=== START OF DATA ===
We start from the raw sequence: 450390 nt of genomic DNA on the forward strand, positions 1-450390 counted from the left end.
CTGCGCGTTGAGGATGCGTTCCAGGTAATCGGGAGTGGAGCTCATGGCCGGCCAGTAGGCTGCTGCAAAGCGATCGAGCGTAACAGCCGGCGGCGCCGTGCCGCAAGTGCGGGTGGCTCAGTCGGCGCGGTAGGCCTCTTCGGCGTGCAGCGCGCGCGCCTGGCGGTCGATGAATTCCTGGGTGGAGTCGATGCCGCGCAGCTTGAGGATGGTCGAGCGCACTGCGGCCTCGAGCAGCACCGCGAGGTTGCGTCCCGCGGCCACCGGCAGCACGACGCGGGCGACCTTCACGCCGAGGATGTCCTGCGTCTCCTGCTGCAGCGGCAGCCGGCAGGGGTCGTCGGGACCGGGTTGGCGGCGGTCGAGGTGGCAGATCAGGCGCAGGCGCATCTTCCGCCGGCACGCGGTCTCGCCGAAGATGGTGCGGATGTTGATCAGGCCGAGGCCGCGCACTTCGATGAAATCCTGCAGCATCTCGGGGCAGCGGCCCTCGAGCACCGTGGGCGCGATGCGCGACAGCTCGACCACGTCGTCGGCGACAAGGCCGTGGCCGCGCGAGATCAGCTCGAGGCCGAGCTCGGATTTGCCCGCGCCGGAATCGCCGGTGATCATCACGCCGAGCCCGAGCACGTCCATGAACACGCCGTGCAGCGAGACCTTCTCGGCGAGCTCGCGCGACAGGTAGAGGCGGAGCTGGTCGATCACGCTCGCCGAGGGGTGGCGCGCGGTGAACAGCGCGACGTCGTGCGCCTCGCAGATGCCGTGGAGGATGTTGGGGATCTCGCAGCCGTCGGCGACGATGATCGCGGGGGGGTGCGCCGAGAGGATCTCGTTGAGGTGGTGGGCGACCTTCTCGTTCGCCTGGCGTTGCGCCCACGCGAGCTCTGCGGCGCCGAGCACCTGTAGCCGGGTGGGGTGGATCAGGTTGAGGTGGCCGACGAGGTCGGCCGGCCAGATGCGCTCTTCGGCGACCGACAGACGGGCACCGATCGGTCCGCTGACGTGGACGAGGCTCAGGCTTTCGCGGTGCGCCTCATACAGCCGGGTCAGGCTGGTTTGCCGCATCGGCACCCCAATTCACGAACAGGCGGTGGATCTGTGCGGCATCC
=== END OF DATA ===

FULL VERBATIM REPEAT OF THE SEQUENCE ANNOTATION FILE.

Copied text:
We start from the raw sequence: 450390 nt of genomic DNA on the forward strand, positions 1-450390 counted from the left end.
CTGCGCGTTGAGGATGCGTTCCAGGTAATCGGGAGTGGAGCTCATGGCCGGCCAGTAGGCTGCTGCAAAGCGATCGAGCGTAACAGCCGGCGGCGCCGTGCCGCAAGTGCGGGTGGCTCAGTCGGCGCGGTAGGCCTCTTCGGCGTGCAGCGCGCGCGCCTGGCGGTCGATGAATTCCTGGGTGGAGTCGATGCCGCGCAGCTTGAGGATGGTCGAGCGCACTGCGGCCTCGAGCAGCACCGCGAGGTTGCGTCCCGCGGCCACCGGCAGCACGACGCGGGCGACCTTCACGCCGAGGATGTCCTGCGTCTCCTGCTGCAGCGGCAGCCGGCAGGGGTCGTCGGGACCGGGTTGGCGGCGGTCGAGGTGGCAGATCAGGCGCAGGCGCATCTTCCGCCGGCACGCGGTCTCGCCGAAGATGGTGCGGATGTTGATCAGGCCGAGGCCGCGCACTTCGATGAAATCCTGCAGCATCTCGGGGCAGCGGCCCTCGAGCACCGTGGGCGCGATGCGCGACAGCTCGACCACGTCGTCGGCGACAAGGCCGTGGCCGCGCGAGATCAGCTCGAGGCCGAGCTCGGATTTGCCCGCGCCGGAATCGCCGGTGATCATCACGCCGAGCCCGAGCACGTCCATGAACACGCCGTGCAGCGAGACCTTCTCGGCGAGCTCGCGCGACAGGTAGAGGCGGAGCTGGTCGATCACGCTCGCCGAGGGGTGGCGCGCGGTGAACAGCGCGACGTCGTGCGCCTCGCAGATGCCGTGGAGGATGTTGGGGATCTCGCAGCCGTCGGCGACGATGATCGCGGGGGGGTGCGCCGAGAGGATCTCGTTGAGGTGGTGGGCGACCTTCTCGTTCGCCTGGCGTTGCGCCCACGCGAGCTCTGCGGCGCCGAGCACCTGTAGCCGGGTGGGGTGGATCAGGTTGAGGTGGCCGACGAGGTCGGCCGGCCAGATGCGCTCTTCGGCGACCGACAGACGGGCACCGATCGGTCCGCTGACGTGGACGAGGCTCAGGCTTTCGCGGTGCGCCTCATACAGCCGGGTCAGGCTGGTTTGCCGCATCGGCACCCCAATTCACGAACAGGCGGTGGATCTGTGCGGCATCC